[EDITOR’S NOTE: On April 15, Rep. Gabbard’s office announced a change in venue for the Maui Town Hall meeting. Because more than 400 residents have already RSVP’d, they have decided to hold the Town Hall at the Maui Arts & Cultural Center’s Castle Theater instead of the Maui Tropical Plantation. The time and date of the Town Hall is unchanged.]
So last night President Donald Trump learned that if you lob a few dozen cruise missiles at a Syrian military base without first consulting Congress or forming an international coalition of partners (though he did apparently tip of the Russians ahead of time), then pundits, blowhards and even many Democrats will blather own about how “presidential” he looks even though he continues to put the screws to Syrian refugees trying to escape the hellhole that is their country (read this Slate piece for more but prepare to wretch a lot).
Yes, Syrian dictator Bashar al-Assad is a barbarian and a war criminal. He’s repeatedly dropped nerve gas on his own people (Trump’s ostensible reason for last night’s attack) and needs to face justice. But unilateral missile attacks that lack both congressional oversight and authorization aren’t the way the way to do it.
“No one disputes that Bashar al-Assad’s use of chemical weapons on Syrian civilians is illegal, immoral, and unacceptable,” ACLU National Security Project Director Hina Shamsi wrote on April 7. “But Assad’s illegality does not excuse illegality in response… President Trump has unilaterally launched strikes against a country that has not attacked us, and without any authorization from Congress. Doing so violates some of the most important legal constraints on the use of force.”
Not long after Trump launched his missiles, Rep. Tulsi Gabbard, D–Hawaii, who has repeatedly spoken against U.S. military action in Syria and even visited Assad in January, released a very strange statement of her views on the attack. Here it is, in full:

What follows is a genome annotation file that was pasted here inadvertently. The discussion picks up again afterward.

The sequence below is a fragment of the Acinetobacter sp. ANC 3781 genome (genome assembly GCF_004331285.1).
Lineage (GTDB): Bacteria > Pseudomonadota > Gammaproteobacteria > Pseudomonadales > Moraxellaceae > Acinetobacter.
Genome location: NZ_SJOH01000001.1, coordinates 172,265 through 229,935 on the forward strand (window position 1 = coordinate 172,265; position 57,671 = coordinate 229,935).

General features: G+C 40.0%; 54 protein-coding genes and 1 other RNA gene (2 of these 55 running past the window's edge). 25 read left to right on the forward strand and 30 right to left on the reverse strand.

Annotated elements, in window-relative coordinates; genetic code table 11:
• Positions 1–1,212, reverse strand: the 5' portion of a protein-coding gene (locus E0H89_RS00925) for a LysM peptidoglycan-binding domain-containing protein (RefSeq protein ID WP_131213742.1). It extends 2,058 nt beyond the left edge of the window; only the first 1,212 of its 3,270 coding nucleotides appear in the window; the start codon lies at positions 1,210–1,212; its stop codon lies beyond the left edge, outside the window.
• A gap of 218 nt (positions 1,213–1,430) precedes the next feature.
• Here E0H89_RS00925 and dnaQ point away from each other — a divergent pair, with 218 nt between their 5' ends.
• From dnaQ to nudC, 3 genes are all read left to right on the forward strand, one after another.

It angers and saddens me that President Trump has taken the advice of war hawks and escalated our illegal regime change war to overthrow the Syrian government. This escalation is short-sighted and will lead to more dead civilians, more refugees, the strengthening of al-Qaeda and other terrorists, and a possible nuclear war between the United States and Russia.
This Administration has acted recklessly without care or consideration of the dire consequences of the United States attack on Syria without waiting for the collection of evidence from the scene of the chemical poisoning. If President Assad is indeed guilty of this horrible chemical attack on innocent civilians, I will be the first to call for his prosecution and execution by the International Criminal Court. However, because of our attack on Syria, this investigation may now not even be possible. And without such evidence, a successful prosecution will be much harder.
Whoa. Let’s unpack this a bit. Gabbard opposes Trump’s missile strikes because it could lead to war with Russia–got it. But that bit about how Assad might not be responsible for the recent sarin nerve gas attack is strange. Most governments around the world (but not Russia, of course) are pretty clear in their view that Assad’s regime has used sarin before, and most likely used it again recently.
But then she says this, which is just plain wild: “If President Assad is indeed guilty of this horrible chemical attack on innocent civilians, I will be the first to call for his prosecution and execution by the International Criminal Court.”
Does Gabbard have any idea what she’s talking about? The ICC’s charter expressly forbids the court from imposing the death penalty. Here’s an excerpt from a United Nations webpage on what the ICC can and can’t do that makes this pretty clear:
Consistent with international human rights standards, the International Criminal Court has no competence to impose a death penalty. The Court can impose lengthy terms of imprisonment of up to 30 years or life when so justified by the gravity of the case. The Court may, in addition, order a fine, forfeiture of proceeds, property or assets derived from the committed crime.
Deterrence is not just effected by the death penalty. Deterrence is brought about by the entire criminal justice process from investigation, followed by prosecution, trial, delivery of the judgement, sentencing and punishment. The publicity associated with a trial will have an additional deterrent effect.
Thankfully, you’ll soon have a chance to ask Gabbard in person what she was thinking when she issued this statement. On April 3, she announced that she’ll hold a (rare) series of town hall meetings throughout the Second District. Here’s her schedule for Maui County:
• LANAI: Thursday, April 13, 4:45-6:30pm at the Lanai Senior Center (309 Seventh St., Lanai City)
• MOLOKAI: Monday, April 17, 4:30-6pm at the Mitchell Pauole Center (90 Ainoa St., Kaunakakai)
• MAUI: Thursday, April 20, 7:30-9pm at the
Maui Tropical Plantation (1670 Honoapi`ilani Hwy., Waikapu) Maui Arts & Cultural Center Castle Theater (1 Cameron Way, Kahului)
We’re guessing there won’t be a shortage of questions for Gabbard. But keep in mind that if you plan to attend one of these meetings, Gabbard’s office insists that you RSVP at least one day ahead of time at Gabbard.house.gov/townhall.
Photo courtesy Rep. Gabbard’s office